On January 2, 2003, an Ontario Provincial Court judge ruled that Canada’s law against marijuana possession is invalid, and that it has been invalid since July, 2001. A couple of weeks earlier in December, 2002, the Quebec court ruled in favour of directors of the Montreal Compassion Club, who were providing medical pot to the sick.
On January 2, 2003, lawyer Brian McAllister, representing a 16-year-old allegedly caught with five grams of pot, successfully argued that Canada’s marijuana laws were invalid because of another court case that happened three years ago – the Terry Parker case, now famous in legal circles.
In the Terry Parker case, Ontario’s highest court ruled that Canada’s law against marijuana was too restrictive, and the judge gave Parliament one year to rewrite the law to accommodate med-pot usage, or else pot-possession prohibition would be erased from the Criminal Code.
The government didn’t comply with the court’s demand in the Parker case, said lawyer McAllister, because instead of changing the laws, government officials just made new regulations, the Medical Marijuana Access Regulations (MMAR), to be precise.
Provincial Court Justice Phillips agreed. In his decision, he explained why the distinction between laws and regulations is important. Regulations are made by cabinet, can be changed at a whim, and are no better than the old system which saw the Minister of Health – a member of the cabinet – making decisions about exemptions personally.
Lawyer Alan Young, who masterminded the Parker case, warns that it may not be time to parade down the street waving spliffs and yelling “in your face” at any nearby cop.
“It’s so tricky and I get this all the time with rulings out of provincial court. In theory it only has persuasive impact, not presidential, because it is the lowest court,” Young told Cannabis Culture. “It has persuasive value on other lower court judges, but doesn’t stop a higher court from dismissing it out of hand. it also has no application out of Ontario. What I found exciting about this case is that it means that judges are willing to toss the law; they are sick of kids with three or four grams coming in front of them.”
Still, McAllister says the decision is already having an affect on how judges are handling pot cases, and presents a sticky dilemma for prosecutors. “Other judges are not obliged to follow the ruling, but I have heard that a number of judges were holding off their decisions, waiting for this ruling, and I think a lot of judges will be persuaded by it,” he said. “Also, if the prosecution appeals the case and loses it, it will become a binding precedent in all of Ontario.”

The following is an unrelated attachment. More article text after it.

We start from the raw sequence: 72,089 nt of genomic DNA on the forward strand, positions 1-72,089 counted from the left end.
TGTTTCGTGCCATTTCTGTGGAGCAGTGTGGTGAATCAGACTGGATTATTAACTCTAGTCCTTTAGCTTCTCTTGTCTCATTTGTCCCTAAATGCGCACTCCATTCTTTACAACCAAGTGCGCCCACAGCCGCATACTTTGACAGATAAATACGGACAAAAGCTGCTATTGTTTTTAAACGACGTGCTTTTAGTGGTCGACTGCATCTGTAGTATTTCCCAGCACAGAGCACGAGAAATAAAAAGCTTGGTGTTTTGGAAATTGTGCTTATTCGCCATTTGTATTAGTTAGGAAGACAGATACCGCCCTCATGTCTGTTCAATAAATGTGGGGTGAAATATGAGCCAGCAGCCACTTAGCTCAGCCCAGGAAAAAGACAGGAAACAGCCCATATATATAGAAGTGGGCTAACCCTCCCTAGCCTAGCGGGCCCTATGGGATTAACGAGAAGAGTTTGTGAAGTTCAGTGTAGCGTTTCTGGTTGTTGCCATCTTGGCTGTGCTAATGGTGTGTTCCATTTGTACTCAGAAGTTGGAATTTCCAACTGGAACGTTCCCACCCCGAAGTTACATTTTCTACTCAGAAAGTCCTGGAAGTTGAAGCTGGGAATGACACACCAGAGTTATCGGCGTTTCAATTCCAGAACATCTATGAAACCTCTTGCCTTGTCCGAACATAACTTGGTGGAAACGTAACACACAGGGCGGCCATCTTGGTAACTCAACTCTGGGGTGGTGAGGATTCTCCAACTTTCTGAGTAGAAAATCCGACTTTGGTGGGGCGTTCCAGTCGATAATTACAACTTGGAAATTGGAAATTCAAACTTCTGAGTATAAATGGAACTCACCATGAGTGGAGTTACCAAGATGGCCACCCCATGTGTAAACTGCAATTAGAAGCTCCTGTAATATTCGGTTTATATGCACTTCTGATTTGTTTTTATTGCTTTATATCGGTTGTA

Pot for the sick
This isn’t the only recent pro-pot decision to come from Canadian courts. In December, 2002, Marc Boris St-Maurice, leader of the Canadian Marijuana Party, and Alex Neron, former interim leader of Quebec’s Bloc Pot, were found not guilty of marijuana charges for providing cannabis to the sick through the Montreal Compassion Club in 2000.
The club remained open after the bust under the direction of the talented Caroline Doyer, while the court case was delayed “at least ten times” over the past three years.
Quebec Superior Court Judge Gilles Cadieux took a long time to reach a decision, but when he finally did, he drove yet another nail into pot prohibition, ruling that giving Canadians medical exemptions, but then depriving them of a place to buy pot, was a threat to their life and liberty as protected by the constitution.
Although Justice Cadieux stopped short of declaring marijuana laws unconstitutional, he still sent a strong message to cops looking to bust compassion clubs.
“It’s a finding of law about constitutionality that can be used in future cases,” Marc Boris St-Maurice told the press. “It will have an effect but not as much as if the law was struck down.”
Boris has pushed forward with plans to help even more sick and dying people get their cannabis by providing the world’s first online therapeutic cannabis delivery service. Their website advertises that it will provide cannabis to any Canadian citizen at least 18 years old with a doctor’s letter, or a sworn affidavit attesting that the applicant suffers from at least one of a list of illnesses treatable by cannabis. The lengthy list of ailments which can be treated by marijuana is also available on their website.
With Canada’s Parliament discussing decriminalization, but too afraid to actually move forward, it will be up to the courts to strike down pot prohibition and force the government to create a framework for legal marijuana.
– More on the Terry Parker case: www.cannabisculture.com/articles/1721.html
– Therapeutic Cannabis home delivery: www.marijuanahomedelivery.ca
– Read a Canadian Press article about the judge throwing out the possession charges here: www.mapinc.org/drugnews/v03/n005/a04.html
– Read a Reuters article about the online mail-order med-pot service here: www.mapinc.org/drugnews/v02/n2300/a02.html